A drawstring bag is a terrific go-to when you’re thinking about sustainable gift packaging. It’s customizable, can be made from quality fabric, and re-usable. It’s a gift that packages another gift!
If you sew, you can quickly make loads of drawstring gift bags with little effort. If you like putting in some effort, though, you can choose fabric prints that you know will appeal to your recipients, and personalize them with a name or monogram, or embellish them with holiday theming.
You can also choose, as I’m doing with this particular set of drawstring gift bags, to use all stash fabrics, remnants, and upcycled materials. I love diverting stuff from the waste stream! These bags will have long, useful lives before they need to be finally disposed of.
A drawstring gift bag is a perfect beginner project, and to make it even easier for those of you who are brand-new to sewing (Welcome to you!), I’ve created a very simple pattern that you can follow. The pattern creates a drawstring bag that’s 4″x4.75″, and is perfect for party favors and small gifts.
In addition to the pattern, you’ll need the following supplies:
- fabric. Any fabric with a similar weight to quilting cotton works well. I also like to use canvas, burlap, and especially upcycled dress shirts and pants.
- drawstring and safety pin. Grosgrain ribbon is the nicest option, but again, feel free to substitute anything similar that you have on hand. This is a great way to use up the last half-yard of ribbon on the spool!
- sewing supplies. Use a universal needle and cotton or poly thread. Cotton thread is weaker than poly thread, which is why it’s not always used even though it’s more sustainable. These little gift bags are so small, however, that cotton thread is fine for them.
- materials for embellishment (optional). You can paint, stencil, or screen print easily on these bags. Do this embellishment after you’ve cut out the fabric and pressed down the drawstring channels, but before you do any sewing.
Step 1: Cut out the drawstring bag fabric using the pattern.
Iron the fabric, then trace around the drawstring bag pattern using chalk or a Frixion pen. The pattern dimensions are just a suggestion, so if you’ve got a little extra fabric on hand, just enlarge the size of your drawstring bag. And if you don’t have quite enough fabric on hand, a smaller drawstring bag is also okay!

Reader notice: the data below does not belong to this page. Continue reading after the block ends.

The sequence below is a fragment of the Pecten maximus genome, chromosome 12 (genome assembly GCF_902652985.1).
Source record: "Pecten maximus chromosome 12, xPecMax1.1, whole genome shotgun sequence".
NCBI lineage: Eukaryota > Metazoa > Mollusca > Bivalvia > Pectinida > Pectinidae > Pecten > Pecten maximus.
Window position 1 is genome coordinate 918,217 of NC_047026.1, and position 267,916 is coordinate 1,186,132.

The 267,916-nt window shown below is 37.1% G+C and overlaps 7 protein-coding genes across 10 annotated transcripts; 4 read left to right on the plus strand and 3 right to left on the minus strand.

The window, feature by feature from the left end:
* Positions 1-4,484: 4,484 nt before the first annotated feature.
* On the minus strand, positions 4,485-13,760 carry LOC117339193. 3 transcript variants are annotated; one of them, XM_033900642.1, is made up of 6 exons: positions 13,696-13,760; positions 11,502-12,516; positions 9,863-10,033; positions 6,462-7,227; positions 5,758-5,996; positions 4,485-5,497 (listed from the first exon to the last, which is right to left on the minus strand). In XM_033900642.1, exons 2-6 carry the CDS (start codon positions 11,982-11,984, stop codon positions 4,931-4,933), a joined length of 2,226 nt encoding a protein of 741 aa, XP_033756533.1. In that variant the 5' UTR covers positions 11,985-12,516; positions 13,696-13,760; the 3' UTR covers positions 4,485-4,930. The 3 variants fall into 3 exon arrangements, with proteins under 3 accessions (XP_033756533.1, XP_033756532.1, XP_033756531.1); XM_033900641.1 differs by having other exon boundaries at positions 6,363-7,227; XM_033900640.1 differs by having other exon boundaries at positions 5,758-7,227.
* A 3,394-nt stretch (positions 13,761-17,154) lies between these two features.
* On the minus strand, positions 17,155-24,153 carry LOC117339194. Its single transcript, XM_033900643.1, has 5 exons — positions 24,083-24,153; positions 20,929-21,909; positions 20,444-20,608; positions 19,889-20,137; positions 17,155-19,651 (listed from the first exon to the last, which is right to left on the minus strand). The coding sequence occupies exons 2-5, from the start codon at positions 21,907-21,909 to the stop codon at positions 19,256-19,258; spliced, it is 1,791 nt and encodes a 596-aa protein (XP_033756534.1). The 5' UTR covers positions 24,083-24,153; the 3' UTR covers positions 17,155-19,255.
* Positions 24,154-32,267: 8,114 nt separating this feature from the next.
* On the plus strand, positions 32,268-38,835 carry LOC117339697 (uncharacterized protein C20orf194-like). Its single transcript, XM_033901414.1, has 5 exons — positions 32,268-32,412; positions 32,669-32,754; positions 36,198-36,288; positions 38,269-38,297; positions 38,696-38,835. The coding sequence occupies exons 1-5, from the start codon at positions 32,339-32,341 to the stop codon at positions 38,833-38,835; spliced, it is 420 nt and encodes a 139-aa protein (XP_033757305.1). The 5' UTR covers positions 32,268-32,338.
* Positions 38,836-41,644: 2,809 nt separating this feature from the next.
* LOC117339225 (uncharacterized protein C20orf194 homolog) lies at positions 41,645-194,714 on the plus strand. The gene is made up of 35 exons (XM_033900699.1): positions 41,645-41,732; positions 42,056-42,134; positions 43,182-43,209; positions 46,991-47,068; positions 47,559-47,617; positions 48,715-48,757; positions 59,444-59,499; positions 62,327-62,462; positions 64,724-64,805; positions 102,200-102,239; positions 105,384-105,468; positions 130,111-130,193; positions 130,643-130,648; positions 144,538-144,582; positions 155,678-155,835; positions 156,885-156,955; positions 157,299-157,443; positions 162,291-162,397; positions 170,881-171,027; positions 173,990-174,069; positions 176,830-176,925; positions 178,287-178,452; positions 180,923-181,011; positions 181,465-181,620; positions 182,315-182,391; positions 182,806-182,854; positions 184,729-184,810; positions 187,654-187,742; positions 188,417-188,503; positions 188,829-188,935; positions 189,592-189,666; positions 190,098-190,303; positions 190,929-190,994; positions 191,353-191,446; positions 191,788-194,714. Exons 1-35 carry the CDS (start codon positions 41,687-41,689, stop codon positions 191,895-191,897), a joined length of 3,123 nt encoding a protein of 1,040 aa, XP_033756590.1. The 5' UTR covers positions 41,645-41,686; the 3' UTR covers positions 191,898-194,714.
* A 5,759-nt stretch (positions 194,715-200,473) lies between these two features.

I like to make drawstring bags in batches whenever I’ve built up an embarrassing surplus of fabric remnants. When I finally get around to sewing, I’ve got a pleasingly large stack of bags all cut out and ready to go!
Fun fact: I’m low-key obsessed with my Frixion pens. They draw so cleanly on my fabric–and erase so cleanly with my iron! I actually drew the fold lines in the photo below on the RIGHT SIDE of my fabric–gasp! It made it super easy to see where to fold the fabric to the wrong side, and one quick pass with my iron erased the ink completely.
Fold the fabric towards the wrong side at those fold lines, then iron to crease.
Optional: Embellish your drawstring gift bag.
Some of these drawstring bags are destined for my etsy shop. I’m embellishing those with hand-carved stamps and fabric paint. You could also hand paint these bags, embroider on them, stencil or screen print them, on applique on them.
Whatever method of embellishment you choose, do it before you’ve sewn the bag together!
Step 2: Sew the drawstring channels.
Cut the drawstring to be approximately three times the width of the bag. Set that drawstring aside for later.
Sew down the two folds that you made in Step 1. Adjust your needle placement so that you’re catching the fabric near the raw edge. This will become the channel that you’ll feed the bag’s drawstring through.
Step 3: Sew the sides of the bag.
Fold the bag right sides together. Sew down the two long sides of the bag, starting your stitching at the stitch line that you made for the drawstring channel. Don’t sew that channel shut!
Turn the bag right side out, and use a chopstick or a dull pencil to push the bottom corners out.
Step 4: Insert the drawstring.
Pin a safety pin through one end of the drawstring, then work it through both channels until it comes back out the same side you started with. Tie a square knot.
These bags are easy to make at any size, and they’re super useful at any size! A slightly larger drawstring bag holds spare masks, and an even larger drawstring bag keeps your extra shoes tidy in your luggage. Change up the fabric type, and you can make wet bags to hold cloth diapers or swimsuits.
One CommentLeave a Reply
I love these! I also save shoestrings and wash well. I have made bags with strings that pull on both sides and used the string handles from store shopping bags. I have quite a stash of “string” options. 😁